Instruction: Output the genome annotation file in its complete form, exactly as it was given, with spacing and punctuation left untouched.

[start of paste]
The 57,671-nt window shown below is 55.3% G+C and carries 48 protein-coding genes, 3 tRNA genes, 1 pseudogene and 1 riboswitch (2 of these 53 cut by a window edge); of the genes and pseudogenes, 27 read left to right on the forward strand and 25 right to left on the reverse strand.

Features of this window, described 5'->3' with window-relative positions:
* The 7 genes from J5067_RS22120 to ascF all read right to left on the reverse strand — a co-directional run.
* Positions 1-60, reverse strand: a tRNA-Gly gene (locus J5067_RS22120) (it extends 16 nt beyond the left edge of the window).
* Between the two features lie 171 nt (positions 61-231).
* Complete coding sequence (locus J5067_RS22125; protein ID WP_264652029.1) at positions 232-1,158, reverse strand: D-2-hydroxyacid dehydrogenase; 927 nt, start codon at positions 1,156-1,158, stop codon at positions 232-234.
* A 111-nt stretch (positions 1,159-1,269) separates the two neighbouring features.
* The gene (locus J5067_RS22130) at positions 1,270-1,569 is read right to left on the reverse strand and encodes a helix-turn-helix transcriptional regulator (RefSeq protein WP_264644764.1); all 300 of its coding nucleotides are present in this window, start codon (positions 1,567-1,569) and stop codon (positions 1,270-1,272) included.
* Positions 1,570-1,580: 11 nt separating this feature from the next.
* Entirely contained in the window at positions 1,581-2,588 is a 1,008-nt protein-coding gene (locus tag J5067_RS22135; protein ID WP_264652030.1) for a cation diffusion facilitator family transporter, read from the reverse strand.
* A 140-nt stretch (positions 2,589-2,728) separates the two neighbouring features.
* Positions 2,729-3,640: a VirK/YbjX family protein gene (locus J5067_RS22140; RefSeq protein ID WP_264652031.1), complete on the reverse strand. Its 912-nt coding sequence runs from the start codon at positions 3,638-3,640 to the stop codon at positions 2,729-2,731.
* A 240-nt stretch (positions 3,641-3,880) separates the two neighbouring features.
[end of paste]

The 57,671-nt window shown below is 55.3% G+C and carries 48 protein-coding genes, 3 tRNA genes, 1 pseudogene and 1 riboswitch (2 of these 53 cut by a window edge); of the genes and pseudogenes, 27 read left to right on the forward strand and 25 right to left on the reverse strand.

Features of this window, described 5'->3' with window-relative positions:
* The 7 genes from J5067_RS22120 to ascF all read right to left on the reverse strand — a co-directional run.
* Positions 1-60, reverse strand: a tRNA-Gly gene (locus J5067_RS22120) (it extends 16 nt beyond the left edge of the window).
* Between the two features lie 171 nt (positions 61-231).
* Complete coding sequence (locus J5067_RS22125; protein ID WP_264652029.1) at positions 232-1,158, reverse strand: D-2-hydroxyacid dehydrogenase; 927 nt, start codon at positions 1,156-1,158, stop codon at positions 232-234.
* A 111-nt stretch (positions 1,159-1,269) separates the two neighbouring features.
* The gene (locus J5067_RS22130) at positions 1,270-1,569 is read right to left on the reverse strand and encodes a helix-turn-helix transcriptional regulator (RefSeq protein WP_264644764.1); all 300 of its coding nucleotides are present in this window, start codon (positions 1,567-1,569) and stop codon (positions 1,270-1,272) included.
* Positions 1,570-1,580: 11 nt separating this feature from the next.
* Entirely contained in the window at positions 1,581-2,588 is a 1,008-nt protein-coding gene (locus tag J5067_RS22135; protein ID WP_264652030.1) for a cation diffusion facilitator family transporter, read from the reverse strand.
* A 140-nt stretch (positions 2,589-2,728) separates the two neighbouring features.
* Positions 2,729-3,640: a VirK/YbjX family protein gene (locus J5067_RS22140; RefSeq protein ID WP_264652031.1), complete on the reverse strand. Its 912-nt coding sequence runs from the start codon at positions 3,638-3,640 to the stop codon at positions 2,729-2,731.
* A 240-nt stretch (positions 3,641-3,880) separates the two neighbouring features.